In newborns, jaundice is assessed by examining the skin for a yellow appearance in a well-lit room. More objective measurements include obtaining total serum bilirubin (TSB) or transcutaneous bilirubin (TcB) in newborns. An hour-specific bilirubin nomogram can risk-stratify newborn patients with elevated bilirubin levels to help determine the appropriate treatment. Although screening tests for G6PD deficiencies are available, they are not routinely performed in the United States. However, screening should be considered in newborns with severe jaundice resistant to phototherapy or who have a family history or ethnicity suggestive of G6PD deficiency. The most common screening method includes a rapid fluorescent spot test to detect the generation of NADPH from NADP. Screening can also be performed using quantitative spectrophotometric analysis.

The evaluation of older patients presenting with complications of G6PD deficiency begins with a complete history, including new medications and screening for a family history of similar symptoms. It is also important to evaluate for possible infection, as the stress of infection may trigger a hemolytic event in patients with G6PD deficiency. Laboratory studies include a complete blood count, bilirubin levels, reticulocyte count, serum aminotransferases, and lactate dehydrogenase. A peripheral blood smear may show signs of hemolysis, such as schistocytes and Heinz bodies.  

Treatment / Management

In neonatal patients, treatment focuses on managing jaundice and preventing kernicterus. This includes phototherapy based on standard published guidelines. In severe cases, an exchange transfusion may be necessary.[11][12] In older patients, management depends primarily on the overall clinical picture. Less severe presentations may be managed with supportive care, discontinuation, and avoidance of the offending agents. Treat any infections as indicated by history and exam. More severe cases may require transfusions.[13][14](B3)

Differential Diagnosis

Many disease processes may resemble the pathophysiology of G6PD deficiency. Therefore, differential considerations should include:

  • Autoimmune hemolytic anemia
  • Bilirubin conjugation disorders (eg, Gilbert syndrome)
  • Hemolytic disease of the newborn
  • Hereditary spherocytosis
  • Sickle cell anemia
  • Thalassemia

Pearls and Other Issues

A special situation exists in the management of G6PD patients with methemoglobinemia. Methemoglobin (MetHg) forms in red blood cells when the iron in the heme group of hemoglobin molecules undergoes oxidation from the normal ferrous (Fe 2+) state to the ferric (Fe3+) state. This ferric state is a poor binder of oxygen. Symptoms of hypoxia begin to develop when the level of methemoglobin reaches 10%, and death can occur when the level reaches greater than 50%.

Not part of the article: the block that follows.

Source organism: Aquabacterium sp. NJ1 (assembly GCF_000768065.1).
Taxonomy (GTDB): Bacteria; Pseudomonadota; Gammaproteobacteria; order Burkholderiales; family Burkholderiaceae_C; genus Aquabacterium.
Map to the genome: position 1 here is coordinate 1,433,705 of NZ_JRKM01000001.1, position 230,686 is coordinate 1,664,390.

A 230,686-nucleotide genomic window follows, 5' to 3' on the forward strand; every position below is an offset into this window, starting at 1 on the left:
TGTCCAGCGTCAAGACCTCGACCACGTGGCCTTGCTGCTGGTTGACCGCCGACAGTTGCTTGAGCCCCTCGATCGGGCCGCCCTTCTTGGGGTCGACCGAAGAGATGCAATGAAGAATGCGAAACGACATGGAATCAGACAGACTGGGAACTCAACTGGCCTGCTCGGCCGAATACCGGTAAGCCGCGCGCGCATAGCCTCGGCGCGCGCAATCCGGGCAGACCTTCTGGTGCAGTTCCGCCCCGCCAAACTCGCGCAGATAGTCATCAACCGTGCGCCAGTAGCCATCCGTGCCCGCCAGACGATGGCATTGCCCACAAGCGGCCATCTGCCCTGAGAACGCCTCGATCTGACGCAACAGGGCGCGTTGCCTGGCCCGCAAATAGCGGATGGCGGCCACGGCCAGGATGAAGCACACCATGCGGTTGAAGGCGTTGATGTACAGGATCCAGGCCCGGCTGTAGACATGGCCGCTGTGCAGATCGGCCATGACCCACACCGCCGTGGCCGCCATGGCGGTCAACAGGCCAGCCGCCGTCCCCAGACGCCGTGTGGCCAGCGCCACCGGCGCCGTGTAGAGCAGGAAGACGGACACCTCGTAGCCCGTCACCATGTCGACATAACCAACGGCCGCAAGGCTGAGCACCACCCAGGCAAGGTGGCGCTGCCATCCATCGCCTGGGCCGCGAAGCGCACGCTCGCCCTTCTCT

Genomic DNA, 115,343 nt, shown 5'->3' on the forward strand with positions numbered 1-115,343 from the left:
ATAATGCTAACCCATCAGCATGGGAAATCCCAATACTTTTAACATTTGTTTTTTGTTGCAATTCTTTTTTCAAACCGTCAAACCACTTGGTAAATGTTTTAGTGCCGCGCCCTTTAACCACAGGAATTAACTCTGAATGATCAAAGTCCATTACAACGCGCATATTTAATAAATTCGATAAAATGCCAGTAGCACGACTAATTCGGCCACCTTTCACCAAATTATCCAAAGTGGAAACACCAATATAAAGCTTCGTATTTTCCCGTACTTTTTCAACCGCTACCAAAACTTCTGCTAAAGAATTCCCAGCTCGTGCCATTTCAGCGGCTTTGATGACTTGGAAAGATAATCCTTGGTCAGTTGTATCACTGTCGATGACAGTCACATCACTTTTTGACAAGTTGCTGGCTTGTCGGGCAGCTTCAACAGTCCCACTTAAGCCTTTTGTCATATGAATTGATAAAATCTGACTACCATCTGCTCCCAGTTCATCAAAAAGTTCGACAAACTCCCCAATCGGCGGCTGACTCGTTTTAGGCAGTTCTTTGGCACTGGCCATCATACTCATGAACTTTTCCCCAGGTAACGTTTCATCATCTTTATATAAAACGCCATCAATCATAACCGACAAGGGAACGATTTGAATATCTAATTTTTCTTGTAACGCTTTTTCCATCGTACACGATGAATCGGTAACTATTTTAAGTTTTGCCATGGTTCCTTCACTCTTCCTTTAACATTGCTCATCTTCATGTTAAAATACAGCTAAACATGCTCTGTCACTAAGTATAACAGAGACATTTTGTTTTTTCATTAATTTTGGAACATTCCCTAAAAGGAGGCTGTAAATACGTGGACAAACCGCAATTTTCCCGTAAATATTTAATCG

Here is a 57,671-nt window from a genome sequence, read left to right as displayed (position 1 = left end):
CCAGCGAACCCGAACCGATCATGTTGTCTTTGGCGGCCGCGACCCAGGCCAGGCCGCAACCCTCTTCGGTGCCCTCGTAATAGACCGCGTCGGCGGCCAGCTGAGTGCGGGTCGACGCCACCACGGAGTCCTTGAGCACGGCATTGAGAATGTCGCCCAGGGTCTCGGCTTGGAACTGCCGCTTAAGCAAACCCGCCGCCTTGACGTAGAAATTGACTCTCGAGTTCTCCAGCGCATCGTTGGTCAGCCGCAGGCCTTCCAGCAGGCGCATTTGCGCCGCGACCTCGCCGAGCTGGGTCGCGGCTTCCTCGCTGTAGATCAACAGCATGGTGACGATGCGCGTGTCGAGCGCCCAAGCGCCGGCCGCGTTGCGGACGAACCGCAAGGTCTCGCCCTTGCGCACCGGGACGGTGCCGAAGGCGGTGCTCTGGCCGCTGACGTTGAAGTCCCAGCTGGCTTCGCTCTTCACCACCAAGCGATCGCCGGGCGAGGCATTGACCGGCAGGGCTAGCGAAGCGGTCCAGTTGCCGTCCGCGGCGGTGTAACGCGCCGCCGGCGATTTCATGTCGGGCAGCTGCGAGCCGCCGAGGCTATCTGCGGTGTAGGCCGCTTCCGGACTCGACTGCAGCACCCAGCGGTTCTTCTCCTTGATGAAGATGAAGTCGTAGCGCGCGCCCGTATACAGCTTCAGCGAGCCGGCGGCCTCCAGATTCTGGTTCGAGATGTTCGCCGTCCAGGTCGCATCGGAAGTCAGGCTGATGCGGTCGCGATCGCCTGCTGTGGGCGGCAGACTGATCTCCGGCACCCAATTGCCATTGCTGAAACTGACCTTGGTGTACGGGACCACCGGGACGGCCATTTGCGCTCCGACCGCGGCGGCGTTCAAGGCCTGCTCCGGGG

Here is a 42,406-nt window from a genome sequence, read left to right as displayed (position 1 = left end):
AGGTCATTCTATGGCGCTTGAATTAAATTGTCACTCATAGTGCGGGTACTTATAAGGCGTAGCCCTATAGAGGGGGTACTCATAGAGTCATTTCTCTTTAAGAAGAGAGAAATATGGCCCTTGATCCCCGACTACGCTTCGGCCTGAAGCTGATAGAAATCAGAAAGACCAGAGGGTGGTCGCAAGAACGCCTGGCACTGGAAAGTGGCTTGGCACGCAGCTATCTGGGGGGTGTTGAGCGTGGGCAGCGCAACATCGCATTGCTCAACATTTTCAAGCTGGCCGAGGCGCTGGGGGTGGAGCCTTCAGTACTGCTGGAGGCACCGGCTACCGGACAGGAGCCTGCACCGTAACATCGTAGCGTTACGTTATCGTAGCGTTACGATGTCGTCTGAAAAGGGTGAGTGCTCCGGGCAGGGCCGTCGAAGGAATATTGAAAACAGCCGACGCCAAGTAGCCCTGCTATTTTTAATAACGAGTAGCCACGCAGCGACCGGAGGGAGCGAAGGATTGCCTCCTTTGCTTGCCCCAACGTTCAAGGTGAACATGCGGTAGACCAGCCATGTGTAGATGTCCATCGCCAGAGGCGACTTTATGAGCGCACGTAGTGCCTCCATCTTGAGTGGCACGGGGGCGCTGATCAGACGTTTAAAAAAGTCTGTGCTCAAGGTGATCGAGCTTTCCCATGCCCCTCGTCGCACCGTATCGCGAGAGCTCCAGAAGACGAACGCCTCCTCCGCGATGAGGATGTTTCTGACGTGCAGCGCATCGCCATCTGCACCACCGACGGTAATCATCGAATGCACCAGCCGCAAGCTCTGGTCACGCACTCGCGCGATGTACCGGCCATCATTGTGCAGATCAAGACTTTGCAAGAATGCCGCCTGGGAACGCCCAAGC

Methemoglobinemia should be considered in patients presenting with central cyanosis and hypoxia whose symptoms are resistant to supplemental oxygen. A specific antidote for severe acute methemoglobinemia is methylene blue. Intravenously injected methylene blue is reduced to leucomethylene blue through NADPH-dependent mechanisms. Leucomethylene blue is then used as a substrate to reduce methemoglobin back to hemoglobin. However, patients deficient in G6PD lack sufficient NADPH to reduce methylene blue properly. Unreduced methylene blue can cause further oxidative damage in the G6PD-deficient patient, resulting in hemolysis and even death. Therefore, patients known or suspected to have any G6PD deficiency mustn't receive methylene blue. Alternative therapies for G6PD deficient patients presenting with methemoglobinemia include transfusing packed red blood cells or providing hyperbaric oxygen therapy.

Enhancing Healthcare Team Outcomes

Diagnosing and managing G6PD deficiency is best done with an interprofessional team that includes a geneticist, pediatrician, internist, laboratory professional, pediatric nurses, and a hematologist. In newborns, the treatment focuses on managing jaundice and preventing kernicterus. In older patients, management depends primarily on the overall clinical picture. Less severe presentations may be managed with supportive care, discontinuation, and avoidance of the offending agents. Treat any infections as indicated by history and exam. More severe cases may require transfusions. The primary caregiver, nurse practitioner, and pharmacist must regularly evaluate the patient's medications to ensure that none is associated with this disorder.



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Level 3 (low-level) evidence